- CONDITION CENTERS
Cindy J.Wordell, BS, PharmD
A career as a health-system pharmacist today traces its roots to the 1960s and the efforts of early leaders, such as Donald Francke at the University of Michigan and Paul Parker at the University of Kentucky. Their vision was to have pharmacists focus on the patient and optimizing drug therapy, and not just the drug itself as the product. Throughout the 1970s and 1980s, the role of health-system pharmacists expanded to include dosing of medications, education of patients and health care providers, and control of drug costs.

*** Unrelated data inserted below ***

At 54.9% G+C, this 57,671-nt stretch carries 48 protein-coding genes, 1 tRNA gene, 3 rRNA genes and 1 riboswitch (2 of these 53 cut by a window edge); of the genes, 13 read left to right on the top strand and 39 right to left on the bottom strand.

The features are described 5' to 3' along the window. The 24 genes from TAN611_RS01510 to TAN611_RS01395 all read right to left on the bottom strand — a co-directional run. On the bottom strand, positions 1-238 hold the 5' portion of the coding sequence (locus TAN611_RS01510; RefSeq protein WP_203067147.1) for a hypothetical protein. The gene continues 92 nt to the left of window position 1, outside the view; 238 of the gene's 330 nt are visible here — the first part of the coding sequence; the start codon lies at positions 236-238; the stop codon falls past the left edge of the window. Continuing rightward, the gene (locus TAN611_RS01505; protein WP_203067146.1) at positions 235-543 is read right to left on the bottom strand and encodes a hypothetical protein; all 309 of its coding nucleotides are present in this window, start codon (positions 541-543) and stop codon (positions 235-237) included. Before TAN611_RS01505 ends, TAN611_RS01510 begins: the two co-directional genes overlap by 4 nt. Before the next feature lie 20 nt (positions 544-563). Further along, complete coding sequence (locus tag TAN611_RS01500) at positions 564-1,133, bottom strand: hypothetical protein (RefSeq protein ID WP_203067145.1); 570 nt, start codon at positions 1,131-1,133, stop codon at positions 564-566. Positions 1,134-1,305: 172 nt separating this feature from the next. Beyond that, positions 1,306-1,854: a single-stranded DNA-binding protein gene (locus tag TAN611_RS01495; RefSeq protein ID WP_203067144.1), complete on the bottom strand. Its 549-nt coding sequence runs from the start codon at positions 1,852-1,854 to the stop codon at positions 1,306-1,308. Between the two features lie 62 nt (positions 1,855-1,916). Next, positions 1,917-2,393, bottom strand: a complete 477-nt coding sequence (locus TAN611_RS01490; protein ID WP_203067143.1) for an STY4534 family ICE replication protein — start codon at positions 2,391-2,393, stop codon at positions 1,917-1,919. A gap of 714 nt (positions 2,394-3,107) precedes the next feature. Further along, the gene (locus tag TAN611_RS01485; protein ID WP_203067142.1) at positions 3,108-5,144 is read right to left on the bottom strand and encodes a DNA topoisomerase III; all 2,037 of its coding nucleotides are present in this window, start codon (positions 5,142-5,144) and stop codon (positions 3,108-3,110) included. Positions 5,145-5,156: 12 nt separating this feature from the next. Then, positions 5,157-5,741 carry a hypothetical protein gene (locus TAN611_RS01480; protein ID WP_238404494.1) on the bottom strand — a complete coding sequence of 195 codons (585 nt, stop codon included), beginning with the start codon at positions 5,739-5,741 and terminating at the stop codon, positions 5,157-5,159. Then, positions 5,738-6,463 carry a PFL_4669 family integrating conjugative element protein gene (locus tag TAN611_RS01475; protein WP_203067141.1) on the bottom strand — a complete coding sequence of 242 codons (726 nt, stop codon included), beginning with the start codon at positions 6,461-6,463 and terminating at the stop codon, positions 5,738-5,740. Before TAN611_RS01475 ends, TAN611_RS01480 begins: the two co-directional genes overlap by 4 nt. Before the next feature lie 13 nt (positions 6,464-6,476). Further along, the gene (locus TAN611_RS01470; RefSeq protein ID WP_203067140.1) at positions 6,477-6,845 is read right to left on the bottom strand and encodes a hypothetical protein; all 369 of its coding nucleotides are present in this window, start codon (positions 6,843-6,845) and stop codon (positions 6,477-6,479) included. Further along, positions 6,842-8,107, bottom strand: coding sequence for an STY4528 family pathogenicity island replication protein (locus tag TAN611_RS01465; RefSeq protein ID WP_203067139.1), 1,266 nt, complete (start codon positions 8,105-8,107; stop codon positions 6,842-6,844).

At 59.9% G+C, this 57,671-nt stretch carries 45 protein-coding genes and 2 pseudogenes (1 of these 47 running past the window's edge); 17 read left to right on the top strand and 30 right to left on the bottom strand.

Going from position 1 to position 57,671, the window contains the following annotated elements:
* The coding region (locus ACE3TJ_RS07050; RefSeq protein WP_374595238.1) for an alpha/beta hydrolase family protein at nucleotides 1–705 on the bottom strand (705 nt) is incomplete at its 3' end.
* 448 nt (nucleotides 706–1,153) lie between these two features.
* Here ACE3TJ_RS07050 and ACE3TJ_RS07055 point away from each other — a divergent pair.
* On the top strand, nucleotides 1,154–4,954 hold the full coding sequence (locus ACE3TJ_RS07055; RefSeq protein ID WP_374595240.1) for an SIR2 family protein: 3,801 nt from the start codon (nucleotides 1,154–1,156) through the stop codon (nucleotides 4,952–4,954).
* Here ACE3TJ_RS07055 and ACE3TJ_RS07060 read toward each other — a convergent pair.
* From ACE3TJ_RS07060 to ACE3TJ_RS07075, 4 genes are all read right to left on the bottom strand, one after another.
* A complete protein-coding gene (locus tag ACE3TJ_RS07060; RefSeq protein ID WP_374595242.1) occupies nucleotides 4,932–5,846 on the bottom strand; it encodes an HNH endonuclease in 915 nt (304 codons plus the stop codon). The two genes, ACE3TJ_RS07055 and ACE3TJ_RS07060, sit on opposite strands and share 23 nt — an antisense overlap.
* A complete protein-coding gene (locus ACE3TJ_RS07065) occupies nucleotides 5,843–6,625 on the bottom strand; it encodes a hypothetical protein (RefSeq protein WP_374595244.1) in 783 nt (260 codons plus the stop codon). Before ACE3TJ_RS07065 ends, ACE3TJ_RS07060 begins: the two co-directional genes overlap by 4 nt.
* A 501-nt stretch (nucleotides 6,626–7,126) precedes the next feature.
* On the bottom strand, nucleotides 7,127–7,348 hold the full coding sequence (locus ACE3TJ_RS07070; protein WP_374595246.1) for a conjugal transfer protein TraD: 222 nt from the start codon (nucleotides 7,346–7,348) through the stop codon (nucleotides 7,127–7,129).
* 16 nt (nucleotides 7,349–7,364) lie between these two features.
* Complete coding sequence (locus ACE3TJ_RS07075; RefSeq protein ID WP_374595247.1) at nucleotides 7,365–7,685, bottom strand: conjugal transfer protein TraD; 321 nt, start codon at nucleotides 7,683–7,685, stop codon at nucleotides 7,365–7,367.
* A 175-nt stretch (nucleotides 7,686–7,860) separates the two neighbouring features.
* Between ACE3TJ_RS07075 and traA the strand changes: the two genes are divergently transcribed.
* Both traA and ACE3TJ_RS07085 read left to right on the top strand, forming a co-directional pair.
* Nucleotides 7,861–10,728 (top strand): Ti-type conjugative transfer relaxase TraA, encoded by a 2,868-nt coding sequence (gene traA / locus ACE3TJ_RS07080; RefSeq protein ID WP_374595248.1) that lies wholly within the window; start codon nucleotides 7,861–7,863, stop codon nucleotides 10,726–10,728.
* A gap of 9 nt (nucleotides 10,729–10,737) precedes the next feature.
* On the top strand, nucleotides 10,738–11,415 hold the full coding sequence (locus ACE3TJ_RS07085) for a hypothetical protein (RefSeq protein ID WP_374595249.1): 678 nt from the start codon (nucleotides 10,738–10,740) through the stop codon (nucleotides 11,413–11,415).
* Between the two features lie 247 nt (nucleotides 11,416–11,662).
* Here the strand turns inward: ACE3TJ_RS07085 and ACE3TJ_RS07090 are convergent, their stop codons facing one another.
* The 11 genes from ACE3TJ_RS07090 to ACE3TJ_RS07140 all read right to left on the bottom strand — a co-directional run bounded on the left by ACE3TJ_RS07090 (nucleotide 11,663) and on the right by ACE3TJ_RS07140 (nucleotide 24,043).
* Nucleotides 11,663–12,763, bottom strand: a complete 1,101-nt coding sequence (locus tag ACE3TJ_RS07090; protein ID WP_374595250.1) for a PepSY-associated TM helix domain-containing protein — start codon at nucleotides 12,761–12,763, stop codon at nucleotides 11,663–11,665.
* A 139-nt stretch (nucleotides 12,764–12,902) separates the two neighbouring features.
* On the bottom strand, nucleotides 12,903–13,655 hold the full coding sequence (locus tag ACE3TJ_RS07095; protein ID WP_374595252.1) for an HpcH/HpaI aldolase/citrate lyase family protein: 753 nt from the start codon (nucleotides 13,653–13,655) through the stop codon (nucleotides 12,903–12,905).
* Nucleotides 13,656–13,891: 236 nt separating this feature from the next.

Three recent events have significantly influenced the opportunities available to health-system pharmacists and facilitated achieving the vision of the early pioneers for a patient-focused pharmacy practice. The first event was the publication in 2000 of the Institute of Medicine (IOM) report, To Err is Human, which emphasized the importance of an interdisciplinary team approach to improving medication safety. The second event was the publication of the Joint Commission's National Patient Safety Goals (NPSGs) in 2002 with the objective of improving patient safety in the health care system. As in the IOM report, an interdisciplinary process is encouraged. The NPSGs are revised annually, with those achieved goals removed from the list and new ones added. The NPSGs are frequently directed at drug therapy and often lead to new opportunities for pharmacists. The third event has been the growth in information technology, including automated dispensing machines, electronic medical records, and robotics. This has enabled the health-system pharmacist to move from the pharmacy to the patient bedside. These 3 events have resulted in many and varied opportunities for pharmacists. Health-system pharmacists can participate in drug therapy selection, improve medication safety, facilitate application of automation and informatics, and educate patients and other members of the health care team.